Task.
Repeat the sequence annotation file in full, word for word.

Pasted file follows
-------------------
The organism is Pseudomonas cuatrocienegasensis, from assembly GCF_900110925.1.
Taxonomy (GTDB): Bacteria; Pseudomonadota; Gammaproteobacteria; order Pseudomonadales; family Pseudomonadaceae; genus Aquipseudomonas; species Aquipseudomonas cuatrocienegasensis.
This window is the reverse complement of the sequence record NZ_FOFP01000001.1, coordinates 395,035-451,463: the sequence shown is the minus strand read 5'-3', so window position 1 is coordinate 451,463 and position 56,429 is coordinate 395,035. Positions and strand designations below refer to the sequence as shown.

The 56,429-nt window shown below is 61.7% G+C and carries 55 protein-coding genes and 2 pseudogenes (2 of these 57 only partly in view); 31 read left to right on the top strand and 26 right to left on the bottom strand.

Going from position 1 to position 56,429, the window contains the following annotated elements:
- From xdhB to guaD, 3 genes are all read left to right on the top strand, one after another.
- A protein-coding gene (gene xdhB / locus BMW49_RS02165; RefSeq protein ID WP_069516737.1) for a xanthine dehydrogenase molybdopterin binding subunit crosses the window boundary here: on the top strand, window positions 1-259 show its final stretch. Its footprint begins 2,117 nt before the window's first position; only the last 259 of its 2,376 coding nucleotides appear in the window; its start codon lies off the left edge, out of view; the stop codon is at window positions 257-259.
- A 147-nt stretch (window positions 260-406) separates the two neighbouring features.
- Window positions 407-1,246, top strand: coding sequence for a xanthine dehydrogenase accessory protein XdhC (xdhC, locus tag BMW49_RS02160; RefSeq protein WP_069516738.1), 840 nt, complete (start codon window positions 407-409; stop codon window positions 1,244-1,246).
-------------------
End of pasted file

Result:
The organism is Pseudomonas cuatrocienegasensis, from assembly GCF_900110925.1.
Taxonomy (GTDB): Bacteria; Pseudomonadota; Gammaproteobacteria; order Pseudomonadales; family Pseudomonadaceae; genus Aquipseudomonas; species Aquipseudomonas cuatrocienegasensis.
This window is the reverse complement of the sequence record NZ_FOFP01000001.1, coordinates 395,035-451,463: the sequence shown is the minus strand read 5'-3', so window position 1 is coordinate 451,463 and position 56,429 is coordinate 395,035. Positions and strand designations below refer to the sequence as shown.

The 56,429-nt window shown below is 61.7% G+C and carries 55 protein-coding genes and 2 pseudogenes (2 of these 57 only partly in view); 31 read left to right on the top strand and 26 right to left on the bottom strand.

Going from position 1 to position 56,429, the window contains the following annotated elements:
- From xdhB to guaD, 3 genes are all read left to right on the top strand, one after another.
- A protein-coding gene (gene xdhB / locus BMW49_RS02165; RefSeq protein ID WP_069516737.1) for a xanthine dehydrogenase molybdopterin binding subunit crosses the window boundary here: on the top strand, window positions 1-259 show its final stretch. Its footprint begins 2,117 nt before the window's first position; only the last 259 of its 2,376 coding nucleotides appear in the window; its start codon lies off the left edge, out of view; the stop codon is at window positions 257-259.
- A 147-nt stretch (window positions 260-406) separates the two neighbouring features.
- Window positions 407-1,246, top strand: coding sequence for a xanthine dehydrogenase accessory protein XdhC (xdhC, locus tag BMW49_RS02160; RefSeq protein WP_069516738.1), 840 nt, complete (start codon window positions 407-409; stop codon window positions 1,244-1,246).